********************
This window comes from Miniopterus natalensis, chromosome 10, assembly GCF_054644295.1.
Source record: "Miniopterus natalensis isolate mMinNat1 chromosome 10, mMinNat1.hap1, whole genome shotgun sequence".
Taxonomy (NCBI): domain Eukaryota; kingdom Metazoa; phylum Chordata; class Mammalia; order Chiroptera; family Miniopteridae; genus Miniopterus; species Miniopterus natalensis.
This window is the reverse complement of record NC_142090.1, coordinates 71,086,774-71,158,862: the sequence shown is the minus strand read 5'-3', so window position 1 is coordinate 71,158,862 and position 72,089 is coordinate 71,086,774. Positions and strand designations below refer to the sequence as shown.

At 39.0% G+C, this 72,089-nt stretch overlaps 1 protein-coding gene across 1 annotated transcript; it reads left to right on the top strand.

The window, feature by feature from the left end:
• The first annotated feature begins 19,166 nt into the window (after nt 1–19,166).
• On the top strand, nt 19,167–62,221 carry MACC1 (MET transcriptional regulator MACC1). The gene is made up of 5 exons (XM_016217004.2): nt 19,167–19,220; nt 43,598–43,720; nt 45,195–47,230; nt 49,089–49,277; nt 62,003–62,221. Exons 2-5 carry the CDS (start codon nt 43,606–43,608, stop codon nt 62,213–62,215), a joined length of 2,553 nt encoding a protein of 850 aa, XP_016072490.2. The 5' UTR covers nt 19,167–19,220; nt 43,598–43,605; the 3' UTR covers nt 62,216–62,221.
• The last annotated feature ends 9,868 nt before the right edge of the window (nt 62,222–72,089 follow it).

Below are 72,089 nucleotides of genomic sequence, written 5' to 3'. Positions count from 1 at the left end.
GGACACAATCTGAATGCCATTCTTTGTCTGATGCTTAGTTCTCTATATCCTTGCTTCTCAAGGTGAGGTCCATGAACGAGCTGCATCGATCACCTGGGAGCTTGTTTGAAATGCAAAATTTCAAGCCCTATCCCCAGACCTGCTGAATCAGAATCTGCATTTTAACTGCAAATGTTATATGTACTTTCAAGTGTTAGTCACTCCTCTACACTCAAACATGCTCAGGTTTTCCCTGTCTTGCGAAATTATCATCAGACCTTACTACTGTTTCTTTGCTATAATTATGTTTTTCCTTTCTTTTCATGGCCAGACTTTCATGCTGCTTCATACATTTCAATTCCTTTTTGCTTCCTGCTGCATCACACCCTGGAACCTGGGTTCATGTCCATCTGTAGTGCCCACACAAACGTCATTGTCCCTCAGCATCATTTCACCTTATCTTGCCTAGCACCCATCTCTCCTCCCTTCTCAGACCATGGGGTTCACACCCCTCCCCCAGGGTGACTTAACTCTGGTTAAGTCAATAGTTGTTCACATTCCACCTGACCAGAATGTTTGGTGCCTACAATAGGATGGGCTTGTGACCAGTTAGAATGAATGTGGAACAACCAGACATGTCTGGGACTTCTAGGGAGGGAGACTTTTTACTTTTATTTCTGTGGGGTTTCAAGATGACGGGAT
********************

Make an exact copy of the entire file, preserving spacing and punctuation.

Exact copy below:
This window comes from Miniopterus natalensis, chromosome 10, assembly GCF_054644295.1.
Source record: "Miniopterus natalensis isolate mMinNat1 chromosome 10, mMinNat1.hap1, whole genome shotgun sequence".
Taxonomy (NCBI): domain Eukaryota; kingdom Metazoa; phylum Chordata; class Mammalia; order Chiroptera; family Miniopteridae; genus Miniopterus; species Miniopterus natalensis.
This window is the reverse complement of record NC_142090.1, coordinates 71,086,774-71,158,862: the sequence shown is the minus strand read 5'-3', so window position 1 is coordinate 71,158,862 and position 72,089 is coordinate 71,086,774. Positions and strand designations below refer to the sequence as shown.

At 39.0% G+C, this 72,089-nt stretch overlaps 1 protein-coding gene across 1 annotated transcript; it reads left to right on the top strand.

The window, feature by feature from the left end:
• The first annotated feature begins 19,166 nt into the window (after nt 1–19,166).
• On the top strand, nt 19,167–62,221 carry MACC1 (MET transcriptional regulator MACC1). The gene is made up of 5 exons (XM_016217004.2): nt 19,167–19,220; nt 43,598–43,720; nt 45,195–47,230; nt 49,089–49,277; nt 62,003–62,221. Exons 2-5 carry the CDS (start codon nt 43,606–43,608, stop codon nt 62,213–62,215), a joined length of 2,553 nt encoding a protein of 850 aa, XP_016072490.2. The 5' UTR covers nt 19,167–19,220; nt 43,598–43,605; the 3' UTR covers nt 62,216–62,221.
• The last annotated feature ends 9,868 nt before the right edge of the window (nt 62,222–72,089 follow it).

Below are 72,089 nucleotides of genomic sequence, written 5' to 3'. Positions count from 1 at the left end.
GGACACAATCTGAATGCCATTCTTTGTCTGATGCTTAGTTCTCTATATCCTTGCTTCTCAAGGTGAGGTCCATGAACGAGCTGCATCGATCACCTGGGAGCTTGTTTGAAATGCAAAATTTCAAGCCCTATCCCCAGACCTGCTGAATCAGAATCTGCATTTTAACTGCAAATGTTATATGTACTTTCAAGTGTTAGTCACTCCTCTACACTCAAACATGCTCAGGTTTTCCCTGTCTTGCGAAATTATCATCAGACCTTACTACTGTTTCTTTGCTATAATTATGTTTTTCCTTTCTTTTCATGGCCAGACTTTCATGCTGCTTCATACATTTCAATTCCTTTTTGCTTCCTGCTGCATCACACCCTGGAACCTGGGTTCATGTCCATCTGTAGTGCCCACACAAACGTCATTGTCCCTCAGCATCATTTCACCTTATCTTGCCTAGCACCCATCTCTCCTCCCTTCTCAGACCATGGGGTTCACACCCCTCCCCCAGGGTGACTTAACTCTGGTTAAGTCAATAGTTGTTCACATTCCACCTGACCAGAATGTTTGGTGCCTACAATAGGATGGGCTTGTGACCAGTTAGAATGAATGTGGAACAACCAGACATGTCTGGGACTTCTAGGGAGGGAGACTTTTTACTTTTATTTCTGTGGGGTTTCAAGATGACGGGAT